Artefact as Archive

Artefact as Archive

A recent vein of creative historical research has reconsidered ‘the limits and location of any set of materials determined as “archive”’ (Lorimer 2009). Within this body of work, researchers have highlighted that material encounters and material entities can be rich resources for historical recovery (Kurtz 2001; Till 2001; DeSilvey 2006, 2007b; Featherstone 2004; Hill 2006a, 2006b, 2007; Lorimer 2006; Yusoff 2008).

In my own writing (Patchett 2008; Patchett and Foster 2008; Patchett 2012) I have argued that specimen artefacts can be used as object-based archives. When studied up close, craft-made objects begin to suggest the practices of their making:

The following photographs of a millinery ostrich plume show evidence of willowing:

Willowing’ consisted of lengthening the short strands, called flues, of inferior feathers by tying on one, two or three flues until the feather has the desired depth and grace.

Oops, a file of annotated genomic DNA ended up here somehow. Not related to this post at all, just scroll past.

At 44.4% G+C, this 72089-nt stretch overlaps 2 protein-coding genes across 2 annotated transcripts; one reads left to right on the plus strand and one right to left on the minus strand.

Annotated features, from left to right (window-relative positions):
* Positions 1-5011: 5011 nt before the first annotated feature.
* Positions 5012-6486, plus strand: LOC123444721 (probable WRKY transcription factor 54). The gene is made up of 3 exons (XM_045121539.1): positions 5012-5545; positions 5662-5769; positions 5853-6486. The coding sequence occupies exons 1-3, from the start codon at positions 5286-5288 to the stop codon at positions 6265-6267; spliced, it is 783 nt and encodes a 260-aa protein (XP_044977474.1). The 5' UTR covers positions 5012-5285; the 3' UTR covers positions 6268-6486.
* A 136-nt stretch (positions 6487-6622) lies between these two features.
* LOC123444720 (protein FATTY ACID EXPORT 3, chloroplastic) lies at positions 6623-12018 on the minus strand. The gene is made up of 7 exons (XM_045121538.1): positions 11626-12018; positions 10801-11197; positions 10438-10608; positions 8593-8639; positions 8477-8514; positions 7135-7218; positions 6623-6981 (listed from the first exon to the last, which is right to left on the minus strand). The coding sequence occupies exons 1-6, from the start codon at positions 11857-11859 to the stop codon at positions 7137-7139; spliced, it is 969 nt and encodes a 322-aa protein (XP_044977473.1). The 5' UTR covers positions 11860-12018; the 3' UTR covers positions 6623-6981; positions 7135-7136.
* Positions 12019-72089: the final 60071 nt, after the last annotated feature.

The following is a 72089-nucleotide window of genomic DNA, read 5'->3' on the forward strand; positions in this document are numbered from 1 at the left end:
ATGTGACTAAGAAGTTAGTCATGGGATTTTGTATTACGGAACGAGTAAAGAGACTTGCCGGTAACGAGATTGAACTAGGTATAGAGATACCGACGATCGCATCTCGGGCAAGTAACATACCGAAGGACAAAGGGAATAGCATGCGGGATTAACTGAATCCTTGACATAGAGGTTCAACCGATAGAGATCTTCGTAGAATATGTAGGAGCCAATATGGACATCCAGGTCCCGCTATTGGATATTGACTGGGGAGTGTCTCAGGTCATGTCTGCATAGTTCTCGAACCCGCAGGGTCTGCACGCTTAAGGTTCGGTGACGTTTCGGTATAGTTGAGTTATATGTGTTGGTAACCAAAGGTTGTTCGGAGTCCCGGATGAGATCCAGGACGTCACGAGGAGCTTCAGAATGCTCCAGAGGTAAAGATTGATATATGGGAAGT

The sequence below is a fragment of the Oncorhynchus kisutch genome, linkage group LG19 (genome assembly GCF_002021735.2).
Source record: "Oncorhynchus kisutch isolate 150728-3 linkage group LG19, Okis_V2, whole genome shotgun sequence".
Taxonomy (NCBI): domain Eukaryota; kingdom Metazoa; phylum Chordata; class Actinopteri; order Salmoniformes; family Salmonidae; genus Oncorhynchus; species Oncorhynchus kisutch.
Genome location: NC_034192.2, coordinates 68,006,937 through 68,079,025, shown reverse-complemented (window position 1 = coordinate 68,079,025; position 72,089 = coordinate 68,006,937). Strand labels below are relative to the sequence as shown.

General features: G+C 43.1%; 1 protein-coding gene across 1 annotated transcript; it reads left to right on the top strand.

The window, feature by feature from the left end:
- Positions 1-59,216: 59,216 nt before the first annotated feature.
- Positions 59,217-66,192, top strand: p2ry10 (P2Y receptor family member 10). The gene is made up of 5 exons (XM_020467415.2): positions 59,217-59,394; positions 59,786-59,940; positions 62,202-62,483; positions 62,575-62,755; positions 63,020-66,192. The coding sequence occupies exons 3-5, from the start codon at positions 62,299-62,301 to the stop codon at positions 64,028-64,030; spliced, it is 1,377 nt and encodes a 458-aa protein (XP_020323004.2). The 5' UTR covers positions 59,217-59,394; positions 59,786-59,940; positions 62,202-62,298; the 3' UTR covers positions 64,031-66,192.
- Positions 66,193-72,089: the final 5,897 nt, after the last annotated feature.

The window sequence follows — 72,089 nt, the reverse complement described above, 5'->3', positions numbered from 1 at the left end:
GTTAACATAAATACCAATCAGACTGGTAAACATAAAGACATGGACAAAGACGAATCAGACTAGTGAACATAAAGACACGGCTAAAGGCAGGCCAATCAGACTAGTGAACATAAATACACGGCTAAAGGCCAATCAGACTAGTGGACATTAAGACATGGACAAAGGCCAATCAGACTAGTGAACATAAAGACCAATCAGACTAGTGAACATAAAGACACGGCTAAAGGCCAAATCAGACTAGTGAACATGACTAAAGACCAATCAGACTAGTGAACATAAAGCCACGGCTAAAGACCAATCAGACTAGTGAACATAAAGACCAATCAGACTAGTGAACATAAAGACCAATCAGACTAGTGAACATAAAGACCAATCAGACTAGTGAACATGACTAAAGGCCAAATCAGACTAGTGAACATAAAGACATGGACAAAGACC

A poem – The Plumes that Pay – from the Sorrowful Rhymes of Working Children 1911 underlines the exploitation of children employed in doing “finishing work” for feather manufacturers:

How doth the manufacturer

Improve the ostrich tail?

By willowing the scraggy ends

Until they’re fit for sale.

How cheerfully he sits and smiles

Throughout the livelong day,

While children knot the tiny flues

And make the plumes that pay.

For more on ‘willowing work ‘read

Elizabeth C. Watson ‘Homework in the Tenements‘  Survey 25 (4 February 1911), 772-781



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